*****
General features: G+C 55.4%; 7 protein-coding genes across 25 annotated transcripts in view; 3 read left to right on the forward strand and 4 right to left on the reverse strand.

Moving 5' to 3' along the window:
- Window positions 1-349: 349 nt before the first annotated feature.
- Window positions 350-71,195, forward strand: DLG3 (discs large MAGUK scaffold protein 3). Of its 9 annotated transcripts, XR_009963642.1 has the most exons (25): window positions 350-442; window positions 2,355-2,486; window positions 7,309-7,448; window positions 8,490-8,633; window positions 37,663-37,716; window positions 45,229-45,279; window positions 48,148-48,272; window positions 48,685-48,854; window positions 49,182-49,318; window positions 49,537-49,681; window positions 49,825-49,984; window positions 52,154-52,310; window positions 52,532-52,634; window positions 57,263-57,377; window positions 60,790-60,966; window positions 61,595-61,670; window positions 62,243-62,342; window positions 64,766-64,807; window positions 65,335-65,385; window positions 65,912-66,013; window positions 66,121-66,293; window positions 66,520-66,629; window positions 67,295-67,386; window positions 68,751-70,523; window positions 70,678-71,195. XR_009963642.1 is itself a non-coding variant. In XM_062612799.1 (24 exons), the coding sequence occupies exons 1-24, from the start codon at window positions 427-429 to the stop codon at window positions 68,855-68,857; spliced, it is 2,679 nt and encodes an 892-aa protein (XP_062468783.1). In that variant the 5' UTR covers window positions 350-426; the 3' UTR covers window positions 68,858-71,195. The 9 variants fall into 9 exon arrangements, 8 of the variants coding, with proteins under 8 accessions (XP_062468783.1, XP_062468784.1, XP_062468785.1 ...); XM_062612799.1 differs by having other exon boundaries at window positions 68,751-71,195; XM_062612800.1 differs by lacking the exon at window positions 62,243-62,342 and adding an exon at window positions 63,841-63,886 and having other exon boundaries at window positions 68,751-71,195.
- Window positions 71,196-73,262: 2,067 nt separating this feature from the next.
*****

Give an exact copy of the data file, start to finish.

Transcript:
General features: G+C 55.4%; 7 protein-coding genes across 25 annotated transcripts in view; 3 read left to right on the forward strand and 4 right to left on the reverse strand.

Moving 5' to 3' along the window:
- Window positions 1-349: 349 nt before the first annotated feature.
- Window positions 350-71,195, forward strand: DLG3 (discs large MAGUK scaffold protein 3). Of its 9 annotated transcripts, XR_009963642.1 has the most exons (25): window positions 350-442; window positions 2,355-2,486; window positions 7,309-7,448; window positions 8,490-8,633; window positions 37,663-37,716; window positions 45,229-45,279; window positions 48,148-48,272; window positions 48,685-48,854; window positions 49,182-49,318; window positions 49,537-49,681; window positions 49,825-49,984; window positions 52,154-52,310; window positions 52,532-52,634; window positions 57,263-57,377; window positions 60,790-60,966; window positions 61,595-61,670; window positions 62,243-62,342; window positions 64,766-64,807; window positions 65,335-65,385; window positions 65,912-66,013; window positions 66,121-66,293; window positions 66,520-66,629; window positions 67,295-67,386; window positions 68,751-70,523; window positions 70,678-71,195. XR_009963642.1 is itself a non-coding variant. In XM_062612799.1 (24 exons), the coding sequence occupies exons 1-24, from the start codon at window positions 427-429 to the stop codon at window positions 68,855-68,857; spliced, it is 2,679 nt and encodes an 892-aa protein (XP_062468783.1). In that variant the 5' UTR covers window positions 350-426; the 3' UTR covers window positions 68,858-71,195. The 9 variants fall into 9 exon arrangements, 8 of the variants coding, with proteins under 8 accessions (XP_062468783.1, XP_062468784.1, XP_062468785.1 ...); XM_062612799.1 differs by having other exon boundaries at window positions 68,751-71,195; XM_062612800.1 differs by lacking the exon at window positions 62,243-62,342 and adding an exon at window positions 63,841-63,886 and having other exon boundaries at window positions 68,751-71,195.
- Window positions 71,196-73,262: 2,067 nt separating this feature from the next.